The new collective bargaining agreement that the National Basketball Association and the National Basketball Players Association agreed to in April has been officially signed and will take effect this weekend. The league released the full agreement to the teams on Wednesday – two days before the start of free duty. The new deal will run for seven years (through the 2029-2030 season), with a mutual opt-out after the sixth.
The agreement, which can be seen here in its entirety, is a whopping 676 pages and includes a number of notable new additions. Here’s a look at some of the most notable changes:
- The introduction of an in-season tournament to begin the 2023-24 season. The tournament will feature all 30 teams and will take place on specific days during the first two months of the regular season. It starts with a group stage, after which eight teams advance to a knockout round. Players from all four final teams will be financially compensated and all games except the championship count as part of the 82-game regular season schedule.
- There will now be a second salary cap – $17.5 million on top of the current platform – that will help curb the spending of the league’s most expensive teams. Any team that crosses that threshold loses access to the mid-level taxpayer exception.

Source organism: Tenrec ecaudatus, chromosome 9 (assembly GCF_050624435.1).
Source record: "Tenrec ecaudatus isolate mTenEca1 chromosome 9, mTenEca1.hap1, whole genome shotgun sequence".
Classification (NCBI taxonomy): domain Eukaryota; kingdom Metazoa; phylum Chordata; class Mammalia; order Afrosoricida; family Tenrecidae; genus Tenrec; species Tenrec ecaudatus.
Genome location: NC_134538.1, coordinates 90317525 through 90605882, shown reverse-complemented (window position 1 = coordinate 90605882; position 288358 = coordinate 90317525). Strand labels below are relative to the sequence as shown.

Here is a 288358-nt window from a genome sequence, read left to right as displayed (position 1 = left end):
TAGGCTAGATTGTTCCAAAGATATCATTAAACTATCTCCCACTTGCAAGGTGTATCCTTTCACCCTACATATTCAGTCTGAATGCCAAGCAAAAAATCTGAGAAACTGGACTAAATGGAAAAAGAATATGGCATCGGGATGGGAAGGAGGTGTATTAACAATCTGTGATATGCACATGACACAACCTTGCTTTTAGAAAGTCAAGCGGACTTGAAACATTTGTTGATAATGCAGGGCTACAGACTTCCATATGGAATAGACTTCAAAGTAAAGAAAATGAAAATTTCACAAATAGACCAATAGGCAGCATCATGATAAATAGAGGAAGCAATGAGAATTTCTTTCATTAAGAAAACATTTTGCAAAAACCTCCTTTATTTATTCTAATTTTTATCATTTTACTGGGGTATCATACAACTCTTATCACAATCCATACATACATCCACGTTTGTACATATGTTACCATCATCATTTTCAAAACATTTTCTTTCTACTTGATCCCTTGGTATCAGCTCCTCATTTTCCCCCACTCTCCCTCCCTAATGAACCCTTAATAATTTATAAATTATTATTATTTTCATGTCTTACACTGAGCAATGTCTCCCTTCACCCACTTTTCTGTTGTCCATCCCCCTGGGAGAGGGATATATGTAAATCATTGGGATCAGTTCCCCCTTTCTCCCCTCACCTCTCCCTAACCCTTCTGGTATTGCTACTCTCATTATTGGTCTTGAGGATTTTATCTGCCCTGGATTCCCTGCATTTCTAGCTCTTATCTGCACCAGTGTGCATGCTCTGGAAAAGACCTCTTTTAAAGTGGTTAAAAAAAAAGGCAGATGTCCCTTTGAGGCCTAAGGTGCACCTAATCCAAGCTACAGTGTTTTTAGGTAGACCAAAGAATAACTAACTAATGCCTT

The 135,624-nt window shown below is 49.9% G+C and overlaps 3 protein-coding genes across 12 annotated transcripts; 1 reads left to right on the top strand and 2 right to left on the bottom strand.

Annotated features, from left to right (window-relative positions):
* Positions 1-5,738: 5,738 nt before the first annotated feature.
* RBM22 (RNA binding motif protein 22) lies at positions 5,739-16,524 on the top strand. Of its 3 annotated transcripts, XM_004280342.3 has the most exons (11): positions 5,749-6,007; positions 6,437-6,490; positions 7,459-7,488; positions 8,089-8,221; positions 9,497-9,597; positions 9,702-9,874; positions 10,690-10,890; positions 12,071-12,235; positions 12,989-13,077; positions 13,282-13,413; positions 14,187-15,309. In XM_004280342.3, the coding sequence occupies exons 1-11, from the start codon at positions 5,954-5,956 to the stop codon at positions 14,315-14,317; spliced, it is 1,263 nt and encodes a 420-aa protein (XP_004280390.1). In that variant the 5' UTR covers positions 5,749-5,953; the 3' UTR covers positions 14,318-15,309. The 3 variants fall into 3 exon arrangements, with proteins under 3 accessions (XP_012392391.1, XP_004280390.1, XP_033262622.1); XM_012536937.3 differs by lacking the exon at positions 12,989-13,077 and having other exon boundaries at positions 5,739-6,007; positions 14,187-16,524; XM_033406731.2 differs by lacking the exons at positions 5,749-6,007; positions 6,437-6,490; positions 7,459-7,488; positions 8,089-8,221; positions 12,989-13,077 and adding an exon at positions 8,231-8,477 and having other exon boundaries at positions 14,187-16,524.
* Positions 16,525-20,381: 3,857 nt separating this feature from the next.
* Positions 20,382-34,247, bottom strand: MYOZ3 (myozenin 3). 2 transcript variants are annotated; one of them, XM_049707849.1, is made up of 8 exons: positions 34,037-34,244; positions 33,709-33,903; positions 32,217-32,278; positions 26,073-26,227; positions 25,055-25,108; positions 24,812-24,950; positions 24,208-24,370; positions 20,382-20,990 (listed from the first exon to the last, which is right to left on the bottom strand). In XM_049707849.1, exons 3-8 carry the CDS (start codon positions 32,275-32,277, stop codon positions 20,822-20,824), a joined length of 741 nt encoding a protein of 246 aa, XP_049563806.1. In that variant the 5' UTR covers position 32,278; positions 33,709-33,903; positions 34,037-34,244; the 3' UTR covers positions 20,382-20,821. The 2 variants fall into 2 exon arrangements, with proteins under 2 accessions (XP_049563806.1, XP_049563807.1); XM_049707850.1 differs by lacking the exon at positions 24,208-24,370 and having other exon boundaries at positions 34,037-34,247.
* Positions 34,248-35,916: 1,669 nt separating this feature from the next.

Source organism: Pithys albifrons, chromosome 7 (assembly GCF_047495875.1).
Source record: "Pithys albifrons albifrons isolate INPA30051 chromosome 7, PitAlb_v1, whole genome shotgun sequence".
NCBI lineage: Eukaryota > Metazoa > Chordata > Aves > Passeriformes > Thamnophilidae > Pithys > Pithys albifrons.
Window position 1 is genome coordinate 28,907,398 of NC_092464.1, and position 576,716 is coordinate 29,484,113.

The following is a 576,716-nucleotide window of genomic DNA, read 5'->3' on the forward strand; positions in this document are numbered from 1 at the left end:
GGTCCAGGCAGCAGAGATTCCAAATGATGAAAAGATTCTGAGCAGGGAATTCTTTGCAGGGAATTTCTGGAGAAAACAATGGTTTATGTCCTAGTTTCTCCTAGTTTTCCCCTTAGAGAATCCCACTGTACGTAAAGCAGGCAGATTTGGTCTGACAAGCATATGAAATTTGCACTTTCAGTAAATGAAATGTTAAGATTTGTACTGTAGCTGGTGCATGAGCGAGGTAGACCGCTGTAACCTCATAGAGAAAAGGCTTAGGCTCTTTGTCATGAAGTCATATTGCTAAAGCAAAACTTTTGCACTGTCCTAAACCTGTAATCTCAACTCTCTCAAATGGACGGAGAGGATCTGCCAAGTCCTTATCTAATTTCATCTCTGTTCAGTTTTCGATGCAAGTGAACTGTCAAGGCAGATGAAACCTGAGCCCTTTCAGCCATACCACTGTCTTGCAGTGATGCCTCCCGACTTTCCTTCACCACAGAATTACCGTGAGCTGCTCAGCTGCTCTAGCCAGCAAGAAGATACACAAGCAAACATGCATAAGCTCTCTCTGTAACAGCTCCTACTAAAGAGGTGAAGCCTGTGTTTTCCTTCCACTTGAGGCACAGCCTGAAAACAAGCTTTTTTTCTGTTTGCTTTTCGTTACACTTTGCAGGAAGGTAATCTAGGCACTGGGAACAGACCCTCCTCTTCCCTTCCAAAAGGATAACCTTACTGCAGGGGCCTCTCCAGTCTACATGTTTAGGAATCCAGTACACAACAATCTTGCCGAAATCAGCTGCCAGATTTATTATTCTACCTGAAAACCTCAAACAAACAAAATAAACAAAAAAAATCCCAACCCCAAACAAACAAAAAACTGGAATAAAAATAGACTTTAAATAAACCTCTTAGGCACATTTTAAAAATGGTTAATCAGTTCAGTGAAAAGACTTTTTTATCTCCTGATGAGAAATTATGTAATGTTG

- Individual player prizes now have a minimum of 65 games to qualify. This includes honors such as All-NBA.
- Restrictions restricting veterans’ contract renewals have been eased. Where most players were previously limited to 120% of their previous salary in the first year of a renewal, those players can now earn as much as 140% of their previous salary at the start of a new deal.
- Players are no longer prohibited from using marijuana, as it has been removed from the anti-drug testing program, a process that began during the 2019-2020 season.
- Teams can sign three two-sided players instead of two.
View our explanation for a much more detailed overview of the changes in the new collective labor agreement.
Now that the collective bargaining agreement has been officially signed, the NBA will not have to worry about any kind of work-related interruptions in the foreseeable future. The last lockout from the competition took place in 2011 and lasted from July to December. As a result, the 2011–12 season was reduced from 82 to 66 games.
Now the NBA can turn its attention to its next major financial milestone. The league’s current national media rights deal with Disney and Turner expires at the end of the 2024-2025 season. The league would certainly prefer to make a new television deal well before then, and reports suggest the league hopes to make three times the $24 billion it got in its last deal.